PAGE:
Hi Janet! You could ask your friend if there any any Gorham catalogues. Ck out Brown U. in RI. I would certainly try to call or write to Gorham as well.

Re the Limoges, I don't know if there are similar forums (ck search engines). You need to know the marks first, there are many books that cover pottery & porcelain marks. Again ck you search engines or local library. There are many books on the subject try your local library and if they don't have anything ask for an inter-library loan request. Also a good book store.

Please let us know if you find out what the Gorham piece is. Good luck! Jersey

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Kimo

Posts: 1577
Registered: Mar 2003

iconnumber posted 03-17-2005 12:26 PM     Click Here to See the Profile for Kimo     Edit/Delete Message   Reply w/Quote
I would not think that it was intended as a pen holder - I have a modest collection of fountain pens from that era (they are both beautiful to behold and fun to actually use) and they would not easily fit or be held by your flower frog, though I suppose there might have been one or two people who might have tried to put one of these to that use. The slots are too irregular and rough and there is no support at the bottom for the ends of the pens to rest on. Pen holders of that era were a long, narrow, shallow trays made of glass, ceramic, silver or onyx. Sometimes pen holders were stand alone trays and sometimes they were integral to inkwell stands. Another kind of pen holder was a decorative base with one or two celluloid or metal sockets into which you would insert the end of a pen.

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Dale

Posts: 2132
Registered: Nov 2002

iconnumber posted 03-17-2005 10:52 PM     Click Here to See the Profile for Dale     Edit/Delete Message   Reply w/Quote
As someone just old enough to remember ink pens as a common article of daily life, my recollection is that pens were always stored horizontally, not vertically. The leaking pen in the shirt pocket was a fact of ordinary life. Pens were much less likely to leak when they were stored on their sides.

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t-man-nc

Posts: 327
Registered: Mar 2000

iconnumber posted 03-18-2005 04:10 PM     Click Here to See the Profile for t-man-nc     Edit/Delete Message   Reply w/Quote
Dale,

Go back just a little further ... not all pens had internal storage of the ink, and the pencil was the utensil of choice, cheap and if damaged simply sharpen... Smile...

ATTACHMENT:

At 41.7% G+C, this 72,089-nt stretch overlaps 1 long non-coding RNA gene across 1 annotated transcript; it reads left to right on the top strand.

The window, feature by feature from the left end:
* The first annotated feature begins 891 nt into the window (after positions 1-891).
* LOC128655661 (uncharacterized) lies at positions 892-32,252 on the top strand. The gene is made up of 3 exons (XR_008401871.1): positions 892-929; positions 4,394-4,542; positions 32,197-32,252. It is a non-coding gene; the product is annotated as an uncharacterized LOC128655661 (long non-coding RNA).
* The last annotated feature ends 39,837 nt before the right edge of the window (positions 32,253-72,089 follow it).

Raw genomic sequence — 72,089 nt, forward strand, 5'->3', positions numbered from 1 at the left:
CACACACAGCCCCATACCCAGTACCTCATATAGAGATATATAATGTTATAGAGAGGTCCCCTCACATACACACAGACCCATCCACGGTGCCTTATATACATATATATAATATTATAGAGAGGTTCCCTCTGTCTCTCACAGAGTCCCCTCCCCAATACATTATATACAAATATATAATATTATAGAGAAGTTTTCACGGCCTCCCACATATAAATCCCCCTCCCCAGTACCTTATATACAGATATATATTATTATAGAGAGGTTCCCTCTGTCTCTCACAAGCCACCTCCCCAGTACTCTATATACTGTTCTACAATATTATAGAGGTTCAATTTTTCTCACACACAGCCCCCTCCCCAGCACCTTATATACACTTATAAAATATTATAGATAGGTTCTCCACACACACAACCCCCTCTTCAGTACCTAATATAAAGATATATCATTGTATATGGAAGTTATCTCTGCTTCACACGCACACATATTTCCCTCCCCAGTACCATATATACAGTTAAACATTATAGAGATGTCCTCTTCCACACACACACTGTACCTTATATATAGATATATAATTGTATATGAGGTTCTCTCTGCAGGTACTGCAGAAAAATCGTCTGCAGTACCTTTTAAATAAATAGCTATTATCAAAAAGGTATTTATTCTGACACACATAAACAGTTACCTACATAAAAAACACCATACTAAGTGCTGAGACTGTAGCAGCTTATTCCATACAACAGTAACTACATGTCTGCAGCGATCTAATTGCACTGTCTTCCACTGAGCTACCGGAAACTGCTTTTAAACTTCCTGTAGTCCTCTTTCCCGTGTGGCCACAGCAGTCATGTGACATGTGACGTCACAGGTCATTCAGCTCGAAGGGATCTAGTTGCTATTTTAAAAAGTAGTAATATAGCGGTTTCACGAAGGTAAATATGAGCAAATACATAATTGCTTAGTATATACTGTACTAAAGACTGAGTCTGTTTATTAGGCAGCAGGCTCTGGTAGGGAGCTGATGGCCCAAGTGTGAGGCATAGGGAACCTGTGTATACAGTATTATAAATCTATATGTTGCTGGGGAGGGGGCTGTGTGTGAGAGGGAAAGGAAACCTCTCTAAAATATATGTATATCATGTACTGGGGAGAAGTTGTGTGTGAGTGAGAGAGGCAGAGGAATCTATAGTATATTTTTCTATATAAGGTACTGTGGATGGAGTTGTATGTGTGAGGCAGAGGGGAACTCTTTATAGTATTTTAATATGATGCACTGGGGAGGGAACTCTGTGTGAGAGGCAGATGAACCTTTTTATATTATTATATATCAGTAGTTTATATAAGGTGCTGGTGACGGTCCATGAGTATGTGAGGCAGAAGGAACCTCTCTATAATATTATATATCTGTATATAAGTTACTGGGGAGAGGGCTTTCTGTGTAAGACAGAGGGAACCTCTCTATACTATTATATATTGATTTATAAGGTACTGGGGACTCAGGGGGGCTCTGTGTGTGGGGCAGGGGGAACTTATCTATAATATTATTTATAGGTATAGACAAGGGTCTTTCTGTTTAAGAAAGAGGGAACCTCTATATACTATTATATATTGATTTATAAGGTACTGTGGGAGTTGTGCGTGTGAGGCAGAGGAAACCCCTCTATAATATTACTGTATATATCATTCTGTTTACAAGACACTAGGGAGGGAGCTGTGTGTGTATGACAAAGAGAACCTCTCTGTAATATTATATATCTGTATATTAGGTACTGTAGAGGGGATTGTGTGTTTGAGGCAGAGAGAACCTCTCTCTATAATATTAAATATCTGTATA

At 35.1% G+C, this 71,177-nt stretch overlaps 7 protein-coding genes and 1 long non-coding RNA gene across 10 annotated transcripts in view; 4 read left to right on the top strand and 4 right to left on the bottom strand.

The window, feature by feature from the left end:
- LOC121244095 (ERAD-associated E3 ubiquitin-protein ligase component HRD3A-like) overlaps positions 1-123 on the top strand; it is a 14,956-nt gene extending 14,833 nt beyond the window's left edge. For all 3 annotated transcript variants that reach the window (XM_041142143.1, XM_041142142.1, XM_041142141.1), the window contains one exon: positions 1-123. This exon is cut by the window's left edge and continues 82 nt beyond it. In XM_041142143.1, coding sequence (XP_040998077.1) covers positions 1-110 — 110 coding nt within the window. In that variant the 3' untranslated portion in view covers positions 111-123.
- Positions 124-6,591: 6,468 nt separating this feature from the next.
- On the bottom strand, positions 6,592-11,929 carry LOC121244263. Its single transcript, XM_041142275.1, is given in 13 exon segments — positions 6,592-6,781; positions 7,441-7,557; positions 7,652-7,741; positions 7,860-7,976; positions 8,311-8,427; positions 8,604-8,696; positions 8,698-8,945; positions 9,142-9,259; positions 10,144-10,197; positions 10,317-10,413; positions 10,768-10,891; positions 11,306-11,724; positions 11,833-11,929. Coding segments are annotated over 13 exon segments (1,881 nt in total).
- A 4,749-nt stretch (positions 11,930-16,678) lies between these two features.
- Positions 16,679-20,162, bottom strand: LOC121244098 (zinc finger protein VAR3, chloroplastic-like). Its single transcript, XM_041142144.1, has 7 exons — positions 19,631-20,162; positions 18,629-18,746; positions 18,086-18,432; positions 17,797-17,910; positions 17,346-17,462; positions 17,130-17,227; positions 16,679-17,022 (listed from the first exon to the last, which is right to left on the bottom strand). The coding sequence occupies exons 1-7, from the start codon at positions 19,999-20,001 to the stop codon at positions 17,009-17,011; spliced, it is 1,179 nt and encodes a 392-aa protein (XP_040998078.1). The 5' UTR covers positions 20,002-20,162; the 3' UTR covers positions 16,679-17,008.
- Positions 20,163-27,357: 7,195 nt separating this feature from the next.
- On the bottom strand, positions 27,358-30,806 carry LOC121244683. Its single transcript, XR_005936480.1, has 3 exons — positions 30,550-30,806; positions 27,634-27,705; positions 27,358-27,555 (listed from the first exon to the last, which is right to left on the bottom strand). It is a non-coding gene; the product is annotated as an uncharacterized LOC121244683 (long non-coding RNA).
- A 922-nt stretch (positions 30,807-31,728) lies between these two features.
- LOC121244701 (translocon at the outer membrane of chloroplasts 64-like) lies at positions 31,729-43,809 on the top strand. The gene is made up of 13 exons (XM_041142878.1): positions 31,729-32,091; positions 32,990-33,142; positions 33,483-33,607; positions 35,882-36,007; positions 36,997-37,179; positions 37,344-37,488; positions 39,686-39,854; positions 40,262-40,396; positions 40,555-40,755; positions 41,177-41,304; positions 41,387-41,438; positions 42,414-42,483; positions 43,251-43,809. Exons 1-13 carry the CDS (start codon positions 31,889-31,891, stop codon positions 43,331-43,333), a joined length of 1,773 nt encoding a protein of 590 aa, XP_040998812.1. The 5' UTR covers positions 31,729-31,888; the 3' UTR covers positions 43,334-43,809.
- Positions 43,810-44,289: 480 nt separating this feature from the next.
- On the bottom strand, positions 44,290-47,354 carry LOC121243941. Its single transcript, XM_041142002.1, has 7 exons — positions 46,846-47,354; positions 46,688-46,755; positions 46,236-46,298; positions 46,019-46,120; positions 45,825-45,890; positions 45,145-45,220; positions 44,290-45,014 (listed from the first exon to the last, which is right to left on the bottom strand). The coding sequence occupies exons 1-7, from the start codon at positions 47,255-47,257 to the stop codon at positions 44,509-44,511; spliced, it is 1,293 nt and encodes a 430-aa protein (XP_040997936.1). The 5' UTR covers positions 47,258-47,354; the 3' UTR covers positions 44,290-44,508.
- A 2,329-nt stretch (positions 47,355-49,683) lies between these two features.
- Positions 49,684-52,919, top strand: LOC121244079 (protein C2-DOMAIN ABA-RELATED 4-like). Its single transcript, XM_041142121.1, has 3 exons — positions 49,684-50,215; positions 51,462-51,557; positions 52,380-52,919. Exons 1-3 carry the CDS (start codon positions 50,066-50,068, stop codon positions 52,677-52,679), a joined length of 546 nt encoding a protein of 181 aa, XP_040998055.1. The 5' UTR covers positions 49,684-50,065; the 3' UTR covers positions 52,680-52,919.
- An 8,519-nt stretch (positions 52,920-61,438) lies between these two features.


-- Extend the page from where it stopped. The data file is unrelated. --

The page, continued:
"Smaug"

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jersey

Posts: 1202
Registered: Feb 2005

iconnumber posted 03-18-2005 05:33 PM     Click Here to See the Profile for jersey     Edit/Delete Message   Reply w/Quote
Janet, Can you look at the open work pieces all over carefully (underneath & on top) with a magnifying glass to see if they contain any kind of marks too. Also, do they appear to be just as silvery as the stand. Jersey

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JanetB

Posts: 11
Registered: Mar 2005

iconnumber posted 03-18-2005 10:54 PM     Click Here to See the Profile for JanetB     Edit/Delete Message   Reply w/Quote
Sorry to take so long to reply--I've been out of town. Thank you all for your comments, and Jersey, I'll see what else we can find out. A little polish first might help.

(If I had mini-Easter eggs, I'd consider suspending them from the outside/top level eek )

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JanetB

Posts: 11
Registered: Mar 2005

iconnumber posted 03-23-2005 06:37 PM     Click Here to See the Profile for JanetB     Edit/Delete Message   Reply w/Quote
Just to wrap up that last question, there are no other markings on the underside of either "tier"... only on the base.

On to the library/catalogues!

JB

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jersey

Posts: 1202
Registered: Feb 2005

iconnumber posted 03-23-2005 10:20 PM     Click Here to See the Profile for jersey     Edit/Delete Message   Reply w/Quote
Hi Janet! Thanks, the reason I asked was relating to the pieces on the tiers, they look like lids to tureens or serving pieces & I thought perhaps that's what the piece was meant to do hold lids. If true the "lids" might have different markings. Bon Chance with your search. Jersey.

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jersey

Posts: 1202
Registered: Feb 2005

iconnumber posted 03-23-2005 10:28 PM     Click Here to See the Profile for jersey     Edit/Delete Message   Reply w/Quote
Janet, my VERY LAST thought. A Spoon holder! Jersey